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How To Sauté
Published January 6, 2020. This post may contain affiliate links. Please read my disclosure policy.
Learn how to sauté and apply this simple cooking technique to enhance the flavor of all your food.
One of the most popular ways to cook food is by sautéing, however, most don’t do it correctly. To properly sauté, you have to understand quite a few things from smoking points, to flame temperature, to what kind of pan to use, there are some things to know. With that being said, it’s easy to grasp and once you have it, there is no turning back to boring bland food. You can sauté vegetables, thin slices of beef, pork or chicken.
What Is Sautéing
To sauté is to cook food quickly in a small amount of oil or other fat in a skillet over direct heat.
Is It the Same as Pan Frying
While they are very similar I would suggest that sautéing uses less oil and is done to cook smaller food items like vegetables that cook relatively quickly. Pan-frying, or as I would call it pan-searing, often cooks large pieces of protein with more fat and not quite as much heat.
What Kind of Sauté Pan to Use
I strongly believe that the pan you will use is not an overly important aspect of sautéing. You can use whatever type of pan you’d like, just as long as it’s smooth. With that being said, I prefer to use more natural pans that don’t give off any harsh chemicals. Here is what I like:
- Stainless Steel
- Carbon Steel
Here are some that can give off harmful chemicals when heated:
What Kind of Oil to Use
The oil for this cooking technique is sort of subjective. It will depend on the flavor you want, how healthy you want your oil to be as well as the smoking point. Here are some popular oils for sautéing:
- Olive Oil – 375° smoking point
- Canola Oil – 400°smoking point
- Avocado Oil – 520° smoking point
- Coconut Oil – 350° smoking point
- Ghee (Clarified Butter) – 485° smoking point
- Butter – 250° smoking point
Does the Smoke Point Matter
The smoking point may single-handedly be the most important procedure for this cooking technique. A high smoking point means that the fat can sit at higher temperatures without burning and more important burning the food. Lower smoking point oils like olive oil, which is what I most often use, demands you keep a close eye on your food so that it does not scorch.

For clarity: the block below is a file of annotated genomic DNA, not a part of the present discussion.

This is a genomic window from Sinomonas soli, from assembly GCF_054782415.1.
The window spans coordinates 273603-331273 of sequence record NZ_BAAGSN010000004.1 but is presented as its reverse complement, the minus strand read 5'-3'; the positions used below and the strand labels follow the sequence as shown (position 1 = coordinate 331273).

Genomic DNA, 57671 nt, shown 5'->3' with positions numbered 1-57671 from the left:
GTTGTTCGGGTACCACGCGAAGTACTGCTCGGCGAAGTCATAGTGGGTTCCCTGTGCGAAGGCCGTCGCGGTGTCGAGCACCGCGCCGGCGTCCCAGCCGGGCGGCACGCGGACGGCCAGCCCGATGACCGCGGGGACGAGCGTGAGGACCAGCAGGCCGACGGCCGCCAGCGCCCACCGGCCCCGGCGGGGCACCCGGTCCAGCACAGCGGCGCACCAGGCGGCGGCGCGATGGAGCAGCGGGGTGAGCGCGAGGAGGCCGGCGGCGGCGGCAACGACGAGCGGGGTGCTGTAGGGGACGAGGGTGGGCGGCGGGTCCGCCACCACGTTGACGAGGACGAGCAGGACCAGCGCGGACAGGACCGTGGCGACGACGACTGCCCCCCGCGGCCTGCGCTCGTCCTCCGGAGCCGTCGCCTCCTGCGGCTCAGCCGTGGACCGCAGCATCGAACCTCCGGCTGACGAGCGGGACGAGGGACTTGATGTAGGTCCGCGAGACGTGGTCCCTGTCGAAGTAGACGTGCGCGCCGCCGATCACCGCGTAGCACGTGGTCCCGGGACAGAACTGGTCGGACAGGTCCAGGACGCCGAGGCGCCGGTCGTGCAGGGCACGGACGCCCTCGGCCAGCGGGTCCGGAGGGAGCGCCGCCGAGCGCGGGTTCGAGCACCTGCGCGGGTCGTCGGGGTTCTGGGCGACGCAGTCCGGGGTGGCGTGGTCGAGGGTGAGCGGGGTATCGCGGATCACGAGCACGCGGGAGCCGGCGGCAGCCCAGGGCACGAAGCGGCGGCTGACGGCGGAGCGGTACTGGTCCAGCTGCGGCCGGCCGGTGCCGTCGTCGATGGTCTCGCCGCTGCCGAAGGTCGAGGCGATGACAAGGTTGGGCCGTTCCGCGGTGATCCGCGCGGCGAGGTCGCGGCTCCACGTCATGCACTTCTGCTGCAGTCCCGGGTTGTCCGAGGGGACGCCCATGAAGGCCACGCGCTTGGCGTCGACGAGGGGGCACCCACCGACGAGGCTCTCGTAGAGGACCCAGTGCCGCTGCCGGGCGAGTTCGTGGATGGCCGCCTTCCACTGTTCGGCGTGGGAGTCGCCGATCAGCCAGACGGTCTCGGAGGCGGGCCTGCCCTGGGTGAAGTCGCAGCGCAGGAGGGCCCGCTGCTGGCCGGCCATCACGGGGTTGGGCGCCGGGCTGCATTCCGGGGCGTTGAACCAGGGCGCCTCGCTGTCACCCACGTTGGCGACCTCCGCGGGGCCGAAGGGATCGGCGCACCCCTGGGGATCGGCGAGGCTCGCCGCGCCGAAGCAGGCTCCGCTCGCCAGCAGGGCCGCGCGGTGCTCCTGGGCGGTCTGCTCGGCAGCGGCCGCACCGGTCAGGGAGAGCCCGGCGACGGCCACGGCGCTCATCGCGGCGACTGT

The purpose of doing this basic cooking technique is to bring out more flavor in your food. When your protein or vegetables get that golden brown sear on them, it’s those natural sugars in the food that come out to really enhance the taste of it. It’s an easy way to incorporate professional chef techniques into your daily cooking.
How to Sauté
Hot Pan Cold Oil – Start by preheating your pan over high heat for 30 to 60 seconds.
Add-In the Oil – Add your oil to the pan.
Once it Begins To Smoke – Place in your food item and turn the heat down to medium-high heat.
Let The Food Cook – For 15 to 20 seconds before moving the food around by flipping it in the pan or by using tongs or a spoon to move it around.
Add-In Some butter – To not only flavor up what your sauténg, adding butter will also help brown your food more evenly.
It Depends On What You’re Cooking – But most things will only sauté for 2 to 3 minutes total. The goal is to get the food lightly browned on the edges and center of what you’re cooking.
Season Your Food – Use salt and pepper to season up your sautéed food before serving.
chef notes + tips
- To get the hang of this, I suggest adding the oil to a cold pan and heating it up over high heat until it begins to smoke before doing the hot pan with some cold oil method.
- The reason the oil must be hot before cooking is that if you add in cold food to cold oil the moisture builds up and often times will cause it to stick to the pan without those coveted golden brown marks.
- You can absolutely use your desired oil when practicing this cooking technique.
- It is definitely preferred to cook over gas to get the pan hot if not induction works well and the last would be electric.